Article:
From swamp to sponge: Berlin harnesses rain in climate shift
by Camille Kauffmann & Claire Morand

“In two years’ time, a massive hole in the heart of Berlin will become the German capital’s biggest reservoir, capturing an increasingly precious resource—water. Once a swamp centuries ago, Berlin has gone from a city trying to keep its abundant groundwater from overflowing to one scrambling to keep its forests green. “Before, the aim was to evacuate rainwater to be able to cross the city without having to put on rubber boots,” Stephan Natz, the spokesman for Berlin’s water management services, told AFP from the edge of the crater, 20 meters (66 feet) deep.

“a massive hole will become the German capital’s biggest reservoir”

But in 2018, the city adopted a “paradigm change” and is now finding ways to store rainwater to both combat drought and prevent flash floods. In essence, it is applying the sponge city concept, which emerged as a theory in the 1970s and which has found favor in growing urban centers across the United States, China and Europe, as climate change makes weather systems more mercurial and more intense. “The distribution of rain is now more erratic, that is to say, droughts are followed by strong rains and an ever-growing warming, which is in turn increasing evaporation,” said Natz.

“The reservoir will collect almost 17,000 cubic meters of water”

Berlin’s 150-year-old sewage drainage system was not built to cope with today’s heavy deluges. “In case of heavy rain, the waters are mixing and flooding the Spree river, sparking the deaths of fish and pollution that is visible,” said Natz. At the same time, Berlin has faced severe water shortages in recent years as drought conditions in the capital leave the ground too dry to absorb sudden and strong rainfall. As a result, the capital’s groundwater has still not returned to its normal level after five years of drought, according to the Leibniz Institute of Freshwater Ecology and Inland Fisheries. “There is now a realization of the value of water in Berlin. It’s one of the driest places in Germany,” said Darla Nickel, the director of the agency that manages rainwater in the capital.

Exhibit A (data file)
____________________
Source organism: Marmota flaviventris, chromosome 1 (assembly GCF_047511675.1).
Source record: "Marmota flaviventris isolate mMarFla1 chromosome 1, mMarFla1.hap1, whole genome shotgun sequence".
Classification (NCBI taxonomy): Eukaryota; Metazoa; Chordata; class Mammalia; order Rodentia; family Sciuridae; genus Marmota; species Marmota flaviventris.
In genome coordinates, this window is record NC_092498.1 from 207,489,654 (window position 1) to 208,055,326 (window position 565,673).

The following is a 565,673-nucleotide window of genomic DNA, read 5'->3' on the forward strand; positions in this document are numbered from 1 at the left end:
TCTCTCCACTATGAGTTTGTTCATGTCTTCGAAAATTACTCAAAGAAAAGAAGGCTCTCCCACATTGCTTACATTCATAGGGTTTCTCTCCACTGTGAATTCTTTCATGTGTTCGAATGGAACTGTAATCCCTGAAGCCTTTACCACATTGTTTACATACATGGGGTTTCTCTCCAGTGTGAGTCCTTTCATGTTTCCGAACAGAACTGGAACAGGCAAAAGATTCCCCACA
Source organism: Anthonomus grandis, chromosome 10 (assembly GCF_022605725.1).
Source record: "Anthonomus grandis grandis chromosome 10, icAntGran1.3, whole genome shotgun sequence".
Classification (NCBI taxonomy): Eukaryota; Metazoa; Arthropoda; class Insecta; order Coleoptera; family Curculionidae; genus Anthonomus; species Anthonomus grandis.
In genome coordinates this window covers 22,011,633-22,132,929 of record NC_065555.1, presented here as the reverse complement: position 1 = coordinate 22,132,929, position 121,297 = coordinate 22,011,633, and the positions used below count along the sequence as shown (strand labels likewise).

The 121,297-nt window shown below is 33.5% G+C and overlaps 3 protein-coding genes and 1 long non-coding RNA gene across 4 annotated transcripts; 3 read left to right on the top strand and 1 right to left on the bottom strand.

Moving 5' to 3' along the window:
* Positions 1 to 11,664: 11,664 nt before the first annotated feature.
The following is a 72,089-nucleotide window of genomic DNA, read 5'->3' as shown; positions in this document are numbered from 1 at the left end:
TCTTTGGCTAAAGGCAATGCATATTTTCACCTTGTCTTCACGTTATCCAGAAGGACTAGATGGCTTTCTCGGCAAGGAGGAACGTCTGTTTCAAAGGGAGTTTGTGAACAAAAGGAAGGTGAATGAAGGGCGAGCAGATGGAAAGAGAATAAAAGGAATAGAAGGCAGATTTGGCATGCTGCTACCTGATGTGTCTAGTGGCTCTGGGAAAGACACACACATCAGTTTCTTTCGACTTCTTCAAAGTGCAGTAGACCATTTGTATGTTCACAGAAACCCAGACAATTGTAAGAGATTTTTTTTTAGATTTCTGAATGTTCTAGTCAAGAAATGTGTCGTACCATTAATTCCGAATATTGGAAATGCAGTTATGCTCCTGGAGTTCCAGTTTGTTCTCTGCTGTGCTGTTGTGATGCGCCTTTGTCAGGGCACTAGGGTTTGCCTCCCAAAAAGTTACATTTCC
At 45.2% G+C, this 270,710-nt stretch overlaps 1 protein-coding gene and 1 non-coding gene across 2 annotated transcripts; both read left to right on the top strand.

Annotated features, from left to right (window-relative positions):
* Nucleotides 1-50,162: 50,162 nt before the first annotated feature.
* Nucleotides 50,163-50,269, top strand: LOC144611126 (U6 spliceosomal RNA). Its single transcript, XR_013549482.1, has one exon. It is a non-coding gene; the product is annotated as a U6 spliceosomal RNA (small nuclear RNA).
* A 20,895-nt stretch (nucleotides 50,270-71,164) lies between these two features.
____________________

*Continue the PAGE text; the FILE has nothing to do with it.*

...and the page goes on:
“Berlin has gone from trying to keep its groundwater from
overflowing to one scrambling to keep its forests green”

In a symbol of the ongoing transformation, the giant water reserve under construction is smack in the middle of the capital—fewer than two kilometers (1.2 miles) away from the Brandenburg Gate. The reservoir, 40 meters in diameter, will collect almost 17,000 cubic meters of water—or five times the capacity of an Olympic-size pool. It will store the rainwater before sending it to a treatment plant. Besides the mega reservoir, Berlin is now requiring new housing projects to have a rainwater collection strategy. Quartier 52, built five years ago in the southwest of the city, offers a model. Three large ponds have been dug around the housing estate, offering residents a scenic walk on sunny days while serving as catchment when it rains.

Rainwater is “collected on green roofs and then in these ponds,” said Nickel. “The water evaporates and in turn creates a more agreeable atmosphere.” The pavements are also gently sloping, allowing water to run down into the ground. “You see that it can be really simple,” said Nickel. The challenge would be to replicate such measures across the city. “We have advanced much more slowly with existing buildings than with new constructions,” said Nickel.

In all, about 30 projects are ongoing under the sponge city plan, including at the central Berlin Gendarmenmarkt area, usually a tourist magnet. The city is also asking residents to install water collectors or plant green roofs, dangling an exemption of fees for management or purification of rainwater. Officials are aware it will take several generations for Berlin to become a real sponge. “We’ll see if climate change gives us enough time,” said Natz.”


Sponge cities capture water which can then be extracted for use”


Leave a Reply